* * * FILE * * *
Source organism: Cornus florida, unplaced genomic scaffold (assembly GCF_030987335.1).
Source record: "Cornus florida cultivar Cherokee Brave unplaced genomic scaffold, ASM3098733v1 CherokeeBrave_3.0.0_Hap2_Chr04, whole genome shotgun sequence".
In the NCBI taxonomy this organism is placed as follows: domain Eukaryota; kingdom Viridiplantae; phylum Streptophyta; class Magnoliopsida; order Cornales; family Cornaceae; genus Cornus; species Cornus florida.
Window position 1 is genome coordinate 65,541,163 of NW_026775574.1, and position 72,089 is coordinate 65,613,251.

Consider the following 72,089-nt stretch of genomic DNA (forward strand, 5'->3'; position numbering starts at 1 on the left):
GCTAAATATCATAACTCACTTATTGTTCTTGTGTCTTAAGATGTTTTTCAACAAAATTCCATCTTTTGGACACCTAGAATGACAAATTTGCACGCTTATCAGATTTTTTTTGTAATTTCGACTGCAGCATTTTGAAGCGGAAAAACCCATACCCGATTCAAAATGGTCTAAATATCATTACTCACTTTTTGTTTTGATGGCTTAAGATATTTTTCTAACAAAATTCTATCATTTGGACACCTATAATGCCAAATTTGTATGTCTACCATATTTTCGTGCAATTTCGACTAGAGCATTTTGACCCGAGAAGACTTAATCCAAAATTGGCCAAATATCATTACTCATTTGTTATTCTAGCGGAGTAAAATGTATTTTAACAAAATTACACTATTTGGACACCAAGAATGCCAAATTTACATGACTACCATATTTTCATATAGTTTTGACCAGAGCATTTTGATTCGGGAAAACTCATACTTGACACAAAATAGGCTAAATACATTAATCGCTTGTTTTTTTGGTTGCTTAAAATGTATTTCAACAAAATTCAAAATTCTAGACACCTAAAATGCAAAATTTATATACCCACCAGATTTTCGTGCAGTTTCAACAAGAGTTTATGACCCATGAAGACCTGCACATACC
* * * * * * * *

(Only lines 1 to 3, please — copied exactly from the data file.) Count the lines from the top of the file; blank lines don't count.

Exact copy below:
Source organism: Cornus florida, unplaced genomic scaffold (assembly GCF_030987335.1).
Source record: "Cornus florida cultivar Cherokee Brave unplaced genomic scaffold, ASM3098733v1 CherokeeBrave_3.0.0_Hap2_Chr04, whole genome shotgun sequence".
In the NCBI taxonomy this organism is placed as follows: domain Eukaryota; kingdom Viridiplantae; phylum Streptophyta; class Magnoliopsida; order Cornales; family Cornaceae; genus Cornus; species Cornus florida.